Is anybody reading this column?Published 7:15pm Saturday, June 8, 2013
Some weeks when it comes time for me to sit down and write my column, I feel completely inspired, while other weeks, I feel like I’m writing for an audience of one. That’s because my column, where I’ve poured out little parts of my soul and shared my truest thoughts with you, sits tucked away on an inside page, typically in a Saturday edition of the Times-Journal, and I never really know if anyone reads it — besides my mother, of course.
I send it out there into the world hoping someone will read it and have some sort of response — a smile, a nod in agreement, a difference in opinion that sparks discussion or maybe just feeling like you know me a little better. Most of the time, however thoughtful, clever or funny I thought my column turned out to be — I hear no response.
Did anyone read past the news headlines on page one today? Did anyone want to read a behind the scenes take at some of this week’s news, find out more about my fear of animals or hear my thoughts on the future of Selma?
Sure, I’ll get the occasional email from someone who appreciated the extended story I wrote in my column — details that weren’t covered in the news story I wrote earlier in the week I thought were interesting enough to share — but those emails are few and far between.
This week however, I was reminded I was not writing for an audience of one.
While out covering the low country boil at the Old Depot Museum Thursday I had not one, but four different groups of people approach a fellow reporter and I, just to say hello and let us know how much they enjoy reading our stories and that they are so glad we’re in town. Even though we didn’t spend more than five minutes chatting with them about the event and all the crazy things that have been happening in the news this week — comments and compliments like the ones we received stick with us.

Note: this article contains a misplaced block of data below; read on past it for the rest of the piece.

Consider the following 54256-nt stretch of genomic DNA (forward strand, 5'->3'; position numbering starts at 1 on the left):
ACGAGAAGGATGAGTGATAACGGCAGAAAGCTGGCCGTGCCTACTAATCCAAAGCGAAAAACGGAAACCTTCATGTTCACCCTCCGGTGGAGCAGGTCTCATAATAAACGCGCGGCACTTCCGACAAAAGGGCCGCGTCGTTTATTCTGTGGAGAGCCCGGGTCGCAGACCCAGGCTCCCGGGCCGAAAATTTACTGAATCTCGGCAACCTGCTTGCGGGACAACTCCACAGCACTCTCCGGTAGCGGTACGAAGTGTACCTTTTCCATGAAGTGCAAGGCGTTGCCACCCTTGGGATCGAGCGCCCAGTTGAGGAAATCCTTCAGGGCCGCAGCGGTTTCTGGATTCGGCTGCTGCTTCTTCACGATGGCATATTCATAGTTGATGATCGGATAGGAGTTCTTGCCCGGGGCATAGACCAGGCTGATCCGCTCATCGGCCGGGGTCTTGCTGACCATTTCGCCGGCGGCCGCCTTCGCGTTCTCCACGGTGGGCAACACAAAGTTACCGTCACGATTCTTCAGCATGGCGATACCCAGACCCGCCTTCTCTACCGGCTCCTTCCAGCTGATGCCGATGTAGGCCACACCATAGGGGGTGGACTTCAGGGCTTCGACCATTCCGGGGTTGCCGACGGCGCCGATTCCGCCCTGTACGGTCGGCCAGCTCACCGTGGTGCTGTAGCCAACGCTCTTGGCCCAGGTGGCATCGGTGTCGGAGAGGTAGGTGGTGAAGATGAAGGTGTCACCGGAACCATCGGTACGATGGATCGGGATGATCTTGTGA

As I reflected on my week, looking for those standout moments I felt passionate enough to write about in a column, I knew I had found them in those few passing comments.
To the people who smiled and said they genuinely appreciate the work we are doing at the paper, to the ones who said they always enjoy reading the stories we write each day and to those who just wanted to let us know how glad they are that we are in town — I want to leap out across the pages of this newspaper and hug you all. Those people didn’t have to say anything at all. They could have popped another crawfish on their plate and waved in my direction and I would have been happy, but they chose to speak up.
It’s funny how comments like those come in the moments you need them most, which is why I have to speak up as well.
I realized that some of you may also feel from time to time like you’re just living and working for an audience of one — and I’ve got to speak up and say it isn’t so.
Selma, although currently clouded with what seems like nothing but bad news, is a wonderful place to live. The people here are caring and compassionate. We are among some of the most beautiful, historic sites in the South and it’s time we gave this city and each other the appreciation it deserves.
A quick word of encouragement can go a long way — and you never know who might be impacted by your words. So with that, I want to say that I appreciate you — the person reading this column and the person who is out making this city great. You make my job worthwhile, and I feel privileged to be able to step into your lives each day. Thank you for letting me become an active part of this community.